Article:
We have embarked on an exciting new research programme to identify high-quality evidence on life satisfaction, and inform experimental research and policy-relevant outcomes.
Between September 2023 and June 2024, we will:
- Conduct a systematic review of the life satisfaction literature to understand what works to improve wellbeing and which policy factors of interests are associated with life satisfaction.
- Produce a trials strategy for using life satisfaction in experimental research, informed by our review findings and the Centre’s ongoing work and thinking on how to generate experimental wellbeing evidence.
We will use evidence from this foundational research programme to highlight effective approaches and interventions for policy-makers and research funders, and accelerate experimental wellbeing research.
In the UK’s Treasury’s Green Book 2020 and the 2021 supplementary guidance, wellbeing is integral to the definition of our national welfare, and life satisfaction is a clear cross-departmental priority outcome.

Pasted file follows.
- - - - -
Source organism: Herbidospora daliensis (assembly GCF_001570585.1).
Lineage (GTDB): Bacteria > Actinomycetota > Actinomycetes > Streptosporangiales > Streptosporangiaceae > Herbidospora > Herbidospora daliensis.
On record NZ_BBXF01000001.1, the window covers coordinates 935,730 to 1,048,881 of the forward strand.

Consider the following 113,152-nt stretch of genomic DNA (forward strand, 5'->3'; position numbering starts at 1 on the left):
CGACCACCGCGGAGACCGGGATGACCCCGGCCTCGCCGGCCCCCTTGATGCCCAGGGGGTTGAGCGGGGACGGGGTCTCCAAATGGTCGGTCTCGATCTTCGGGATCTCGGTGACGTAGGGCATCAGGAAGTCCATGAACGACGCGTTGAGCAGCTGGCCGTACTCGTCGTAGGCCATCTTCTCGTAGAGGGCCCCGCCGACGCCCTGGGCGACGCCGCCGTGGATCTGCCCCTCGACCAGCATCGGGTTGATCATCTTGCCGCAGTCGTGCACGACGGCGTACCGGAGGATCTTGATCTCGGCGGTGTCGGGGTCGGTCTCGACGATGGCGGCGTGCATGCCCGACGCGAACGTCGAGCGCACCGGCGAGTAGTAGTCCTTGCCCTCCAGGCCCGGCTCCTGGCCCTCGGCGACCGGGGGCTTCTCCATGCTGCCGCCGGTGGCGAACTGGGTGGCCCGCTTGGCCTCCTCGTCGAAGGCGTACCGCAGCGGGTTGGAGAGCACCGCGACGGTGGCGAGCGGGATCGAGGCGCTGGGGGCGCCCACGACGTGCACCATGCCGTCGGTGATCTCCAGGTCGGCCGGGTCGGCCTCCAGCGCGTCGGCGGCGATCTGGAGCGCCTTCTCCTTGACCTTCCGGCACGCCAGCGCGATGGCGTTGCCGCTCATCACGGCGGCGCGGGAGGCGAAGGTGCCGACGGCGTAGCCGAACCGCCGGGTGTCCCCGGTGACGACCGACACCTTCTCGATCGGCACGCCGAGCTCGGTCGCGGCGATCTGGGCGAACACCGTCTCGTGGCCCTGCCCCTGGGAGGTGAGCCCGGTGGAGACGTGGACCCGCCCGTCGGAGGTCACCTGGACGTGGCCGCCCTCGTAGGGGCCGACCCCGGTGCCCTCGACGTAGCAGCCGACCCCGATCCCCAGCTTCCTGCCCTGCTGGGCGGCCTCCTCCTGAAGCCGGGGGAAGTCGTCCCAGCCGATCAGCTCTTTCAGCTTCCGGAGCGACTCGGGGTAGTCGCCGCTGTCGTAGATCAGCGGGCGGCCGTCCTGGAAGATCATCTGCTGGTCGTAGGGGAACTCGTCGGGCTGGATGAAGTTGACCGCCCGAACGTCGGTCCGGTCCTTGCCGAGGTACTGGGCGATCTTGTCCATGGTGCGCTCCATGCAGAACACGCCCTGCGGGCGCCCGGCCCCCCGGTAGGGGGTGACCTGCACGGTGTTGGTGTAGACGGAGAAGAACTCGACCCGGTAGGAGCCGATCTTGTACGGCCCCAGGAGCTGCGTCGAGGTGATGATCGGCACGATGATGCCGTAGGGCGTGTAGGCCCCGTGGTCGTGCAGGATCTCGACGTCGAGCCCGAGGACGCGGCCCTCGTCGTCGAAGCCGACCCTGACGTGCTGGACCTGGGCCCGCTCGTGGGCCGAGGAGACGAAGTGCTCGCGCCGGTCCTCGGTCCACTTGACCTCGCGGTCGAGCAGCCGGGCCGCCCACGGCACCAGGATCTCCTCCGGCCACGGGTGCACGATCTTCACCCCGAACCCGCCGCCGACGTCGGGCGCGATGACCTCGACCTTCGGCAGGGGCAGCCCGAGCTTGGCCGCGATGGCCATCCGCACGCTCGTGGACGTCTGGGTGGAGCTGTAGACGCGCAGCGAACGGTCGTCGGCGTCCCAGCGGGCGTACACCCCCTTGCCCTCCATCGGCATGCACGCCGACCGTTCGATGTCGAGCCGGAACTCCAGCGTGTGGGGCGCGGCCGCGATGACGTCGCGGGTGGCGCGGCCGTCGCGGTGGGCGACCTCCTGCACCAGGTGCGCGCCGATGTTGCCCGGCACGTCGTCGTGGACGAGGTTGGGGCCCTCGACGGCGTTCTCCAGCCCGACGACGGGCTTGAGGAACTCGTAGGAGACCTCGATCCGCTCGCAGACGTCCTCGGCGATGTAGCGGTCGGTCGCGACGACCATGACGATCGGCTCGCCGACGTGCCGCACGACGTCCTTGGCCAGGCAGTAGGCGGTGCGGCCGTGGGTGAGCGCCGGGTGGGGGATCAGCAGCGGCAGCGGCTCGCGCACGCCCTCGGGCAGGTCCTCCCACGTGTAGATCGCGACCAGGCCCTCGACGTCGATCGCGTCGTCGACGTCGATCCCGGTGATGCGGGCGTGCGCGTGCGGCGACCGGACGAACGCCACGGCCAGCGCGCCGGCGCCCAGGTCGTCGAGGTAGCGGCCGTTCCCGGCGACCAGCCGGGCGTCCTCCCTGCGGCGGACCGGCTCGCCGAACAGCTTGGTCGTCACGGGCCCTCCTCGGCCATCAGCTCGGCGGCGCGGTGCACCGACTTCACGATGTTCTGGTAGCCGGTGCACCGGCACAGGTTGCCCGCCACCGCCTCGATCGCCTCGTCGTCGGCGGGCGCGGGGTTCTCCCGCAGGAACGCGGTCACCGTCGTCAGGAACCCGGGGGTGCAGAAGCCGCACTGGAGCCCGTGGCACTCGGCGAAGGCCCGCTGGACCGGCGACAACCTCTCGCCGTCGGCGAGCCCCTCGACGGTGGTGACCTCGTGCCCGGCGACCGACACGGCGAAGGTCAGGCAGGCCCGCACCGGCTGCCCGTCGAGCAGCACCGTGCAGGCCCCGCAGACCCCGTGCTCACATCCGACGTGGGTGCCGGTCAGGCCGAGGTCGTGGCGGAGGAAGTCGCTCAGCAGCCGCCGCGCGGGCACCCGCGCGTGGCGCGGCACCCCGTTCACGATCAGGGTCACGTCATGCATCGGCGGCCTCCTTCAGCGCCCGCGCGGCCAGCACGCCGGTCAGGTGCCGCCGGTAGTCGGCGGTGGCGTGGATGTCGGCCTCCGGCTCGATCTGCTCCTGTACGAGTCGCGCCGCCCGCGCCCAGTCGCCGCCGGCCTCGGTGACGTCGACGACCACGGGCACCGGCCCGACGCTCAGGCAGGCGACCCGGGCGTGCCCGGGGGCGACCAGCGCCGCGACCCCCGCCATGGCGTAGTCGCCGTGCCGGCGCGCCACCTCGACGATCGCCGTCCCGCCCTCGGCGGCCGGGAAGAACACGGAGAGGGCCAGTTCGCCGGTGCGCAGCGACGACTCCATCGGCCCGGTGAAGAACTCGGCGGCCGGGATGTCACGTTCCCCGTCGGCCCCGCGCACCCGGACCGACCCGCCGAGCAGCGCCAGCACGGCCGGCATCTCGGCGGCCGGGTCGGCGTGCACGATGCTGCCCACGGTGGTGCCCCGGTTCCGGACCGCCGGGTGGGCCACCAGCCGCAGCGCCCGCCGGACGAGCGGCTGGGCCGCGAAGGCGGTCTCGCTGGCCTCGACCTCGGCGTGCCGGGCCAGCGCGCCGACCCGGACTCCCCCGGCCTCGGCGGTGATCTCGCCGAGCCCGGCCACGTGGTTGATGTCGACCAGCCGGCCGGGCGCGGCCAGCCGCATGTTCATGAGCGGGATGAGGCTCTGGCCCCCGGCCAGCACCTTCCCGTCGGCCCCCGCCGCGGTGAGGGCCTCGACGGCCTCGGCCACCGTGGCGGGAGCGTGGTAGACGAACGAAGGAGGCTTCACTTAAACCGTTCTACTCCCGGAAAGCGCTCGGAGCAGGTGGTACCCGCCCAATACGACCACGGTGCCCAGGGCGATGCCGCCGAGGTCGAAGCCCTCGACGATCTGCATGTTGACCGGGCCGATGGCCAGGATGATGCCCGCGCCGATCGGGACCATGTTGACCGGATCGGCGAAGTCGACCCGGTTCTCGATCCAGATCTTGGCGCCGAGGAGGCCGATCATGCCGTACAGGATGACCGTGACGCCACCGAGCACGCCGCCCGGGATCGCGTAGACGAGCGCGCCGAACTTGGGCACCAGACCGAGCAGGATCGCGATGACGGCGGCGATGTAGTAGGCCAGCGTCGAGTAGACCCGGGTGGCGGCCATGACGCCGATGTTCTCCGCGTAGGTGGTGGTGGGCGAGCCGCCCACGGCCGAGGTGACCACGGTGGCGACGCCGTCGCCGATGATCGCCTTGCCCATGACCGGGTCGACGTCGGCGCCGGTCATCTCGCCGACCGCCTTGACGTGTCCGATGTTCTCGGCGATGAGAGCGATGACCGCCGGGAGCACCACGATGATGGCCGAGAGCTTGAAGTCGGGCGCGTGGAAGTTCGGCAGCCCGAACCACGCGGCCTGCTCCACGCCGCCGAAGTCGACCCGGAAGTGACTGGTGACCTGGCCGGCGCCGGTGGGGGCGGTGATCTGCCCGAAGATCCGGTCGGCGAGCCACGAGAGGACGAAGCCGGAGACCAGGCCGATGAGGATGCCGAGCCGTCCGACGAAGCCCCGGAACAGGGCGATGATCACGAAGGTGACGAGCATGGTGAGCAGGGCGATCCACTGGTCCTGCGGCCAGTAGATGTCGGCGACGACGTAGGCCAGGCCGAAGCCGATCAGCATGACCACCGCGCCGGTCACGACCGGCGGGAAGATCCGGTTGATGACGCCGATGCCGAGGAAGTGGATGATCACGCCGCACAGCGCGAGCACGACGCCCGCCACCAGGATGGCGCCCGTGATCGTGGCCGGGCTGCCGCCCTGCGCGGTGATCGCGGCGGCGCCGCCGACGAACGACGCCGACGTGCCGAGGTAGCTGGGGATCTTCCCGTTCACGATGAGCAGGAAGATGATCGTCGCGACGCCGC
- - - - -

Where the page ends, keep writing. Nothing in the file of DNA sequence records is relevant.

Using life satisfaction as a common metric to compare the policy impacts on the lives of citizens across the country, across departments and policy areas, can enable more effective use of public funds and the generation of social and public value.
Experimental evidence on what works to improve life satisfaction is needed to be able to capture the broad effects on UK policies and programmes.
This new research will inform the development of future experimental evaluation, and shape policy objectives to help prioritise policies and projects based on their wellbeing impacts, cost effectiveness and trade-offs.
The programme builds on our previous reviews of evidence that uses established wellbeing metrics ONS4 and WEMWBS. It is also part of our mission to accelerate the generation of and access to wellbeing data.
What is ‘Life satisfaction’?
Life satisfaction is one of four metrics used by the Office for National Statistics to measure personal (subjective) wellbeing. It is captured using a 0-10 scale response to the question “Overall, how satisfied are you with your life nowadays?”. The harmonised set is used across many surveys, including the Annual Population Survey.